Undergraduates in the Archives – Gotkin 1
1How have you worked with undergraduates in archives and/or special collections?
BA in Media, Culture, and Communication, Class of 2011 – NYU
PhD Student, Annenberg School for Communication – University of Pennsylvania
¶ 1 Leave a comment on paragraph 1 0 A few years ago, I was an undergraduate in the archive. In a class called “Dead Media Research Studio” at New York University (NYU), Professor Ben Kafka introduced me to the great quip about the chiasmic imperative of good research: to “make the familiar strange and the strange familiar.” With this echoing in my ears, I found myself in the entrails of Bobst Library interviewing two preservation specialists about a small but intriguing collection of wire recordings. The recordings, I found out, were of rather unknown origins in the early 1950s and contained some controversial tirades against President Truman. Though certainly not an exhaustive archive, the recordings provided me with my first meaningful interaction with historical primary sources. And it was a rather lonely endeavor; the hallways leading to troves of under-researched sources were woefully empty compared to the bustling study lounges located just a few floors above.
¶ 2 Leave a comment on paragraph 2 0 My research on wire recordings ended up as part of a dossier (similar to the format and scope of a Wikipedia entry) I wrote with two classmates for the Dead Media Archive. Professors Ben Kafka and Alex Galloway had rescued this archive from its own ironic demise as an e-mail list created by Bruce Sterling to catalog and describe obsolete technologies. The new Dead Media Archive, technically a wiki platform for simultaneous publishing and editing, became the centerpiece for two classes in the Department of Media, Culture, & Communication (one undergraduate and one graduate). The semester in which I took the class, there were barely ten students enrolled. It puzzled me a bit, since Professor Kafka announced on the first day what every undergraduate seems to dream of hearing: there would be no exams, no papers, and very little reading. Instead, we were to be immersed in the city’s archives for a semester. Each student ended up producing three dossiers for the archive. In addition to one on wire recording, I also wrote an entry on spirit photography, a popular turn-of-the-century practice of “capturing” ghosts on film, which was accompanied by the rise of Spiritualism. A sizeable portion of my hard drive is still taken up by copies of the microform proceedings of the 1869 trial against William Mumler, a New York City spirit photographer accused of fraud (see Figure 1). My final dossier presented a more argumentative take on the “death” of media by cataloging marginalia, the scribbles in a text’s margins, as obsolete relics of a technological paradigm.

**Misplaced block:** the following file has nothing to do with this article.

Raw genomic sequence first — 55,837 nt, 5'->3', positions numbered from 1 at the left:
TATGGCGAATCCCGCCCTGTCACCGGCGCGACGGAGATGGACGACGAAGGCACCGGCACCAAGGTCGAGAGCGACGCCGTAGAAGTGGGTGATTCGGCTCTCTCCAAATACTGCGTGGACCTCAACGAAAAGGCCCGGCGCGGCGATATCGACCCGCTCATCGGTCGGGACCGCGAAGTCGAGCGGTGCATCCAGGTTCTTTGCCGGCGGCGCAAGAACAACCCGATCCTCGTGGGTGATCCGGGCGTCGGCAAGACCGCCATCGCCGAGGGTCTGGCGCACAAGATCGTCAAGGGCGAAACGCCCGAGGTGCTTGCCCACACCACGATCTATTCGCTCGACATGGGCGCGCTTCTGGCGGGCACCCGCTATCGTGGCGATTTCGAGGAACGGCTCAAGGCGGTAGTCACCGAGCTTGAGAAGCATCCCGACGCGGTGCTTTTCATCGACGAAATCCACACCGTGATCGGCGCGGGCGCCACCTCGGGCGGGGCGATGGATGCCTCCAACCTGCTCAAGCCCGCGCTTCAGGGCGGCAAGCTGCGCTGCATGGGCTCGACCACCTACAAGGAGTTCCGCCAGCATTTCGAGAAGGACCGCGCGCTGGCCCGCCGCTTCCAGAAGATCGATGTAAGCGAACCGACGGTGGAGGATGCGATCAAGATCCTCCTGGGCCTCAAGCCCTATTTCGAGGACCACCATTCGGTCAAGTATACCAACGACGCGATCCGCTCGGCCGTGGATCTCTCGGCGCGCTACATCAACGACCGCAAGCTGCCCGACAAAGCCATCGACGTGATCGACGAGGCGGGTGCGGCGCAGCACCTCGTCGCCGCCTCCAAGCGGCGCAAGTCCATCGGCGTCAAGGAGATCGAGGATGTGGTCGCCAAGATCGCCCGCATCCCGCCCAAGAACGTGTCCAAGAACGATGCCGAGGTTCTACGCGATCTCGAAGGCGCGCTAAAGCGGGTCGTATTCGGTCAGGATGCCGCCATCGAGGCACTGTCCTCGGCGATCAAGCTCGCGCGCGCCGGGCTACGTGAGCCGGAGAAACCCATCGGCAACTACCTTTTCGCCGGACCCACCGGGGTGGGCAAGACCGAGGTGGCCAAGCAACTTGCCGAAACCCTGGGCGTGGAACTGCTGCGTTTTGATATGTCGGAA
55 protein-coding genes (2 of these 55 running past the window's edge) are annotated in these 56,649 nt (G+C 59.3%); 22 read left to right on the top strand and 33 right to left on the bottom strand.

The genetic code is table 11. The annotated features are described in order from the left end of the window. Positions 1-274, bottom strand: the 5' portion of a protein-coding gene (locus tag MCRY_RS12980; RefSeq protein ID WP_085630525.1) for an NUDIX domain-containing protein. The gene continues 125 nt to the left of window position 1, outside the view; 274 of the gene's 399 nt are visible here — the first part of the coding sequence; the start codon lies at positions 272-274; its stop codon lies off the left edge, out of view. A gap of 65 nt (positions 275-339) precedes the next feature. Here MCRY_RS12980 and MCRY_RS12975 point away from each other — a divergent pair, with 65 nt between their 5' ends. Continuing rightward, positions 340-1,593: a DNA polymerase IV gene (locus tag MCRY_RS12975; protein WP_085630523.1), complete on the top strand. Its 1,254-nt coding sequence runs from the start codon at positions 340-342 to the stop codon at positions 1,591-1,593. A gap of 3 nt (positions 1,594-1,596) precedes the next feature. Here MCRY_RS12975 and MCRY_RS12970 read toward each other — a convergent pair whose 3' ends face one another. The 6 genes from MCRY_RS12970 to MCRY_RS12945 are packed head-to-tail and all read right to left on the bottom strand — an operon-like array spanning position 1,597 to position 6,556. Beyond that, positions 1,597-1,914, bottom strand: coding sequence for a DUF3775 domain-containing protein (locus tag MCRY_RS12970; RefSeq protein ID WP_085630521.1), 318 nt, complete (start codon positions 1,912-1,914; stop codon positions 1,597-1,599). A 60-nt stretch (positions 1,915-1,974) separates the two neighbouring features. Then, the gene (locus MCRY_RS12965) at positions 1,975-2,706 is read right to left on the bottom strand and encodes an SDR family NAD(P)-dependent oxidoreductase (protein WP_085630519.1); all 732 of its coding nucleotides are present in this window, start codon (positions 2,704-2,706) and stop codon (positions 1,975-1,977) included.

¶ 3 Leave a comment on paragraph 3 0 Before arriving at NYU, I would have scoffed at the idea of studying media history. There was much sighing on my first day in the required “History of Communication” course; I imagined, like many fellow undergraduates, that a degree in media studies would help me land a job in New York’s radio, television, or film industries. History, for us, was a roadblock in the path to careers less concerned with the past than with the frenetic present. The thrill of finding primary sources changed my mind. In the archive, I realized the opportunity to conduct original research. The excitement of archival work is shared by undergraduates, graduate students, and faculty alike; it is the thrill of finding something that has not been thought about enough, and then working hard enough to make it both familiar and strange.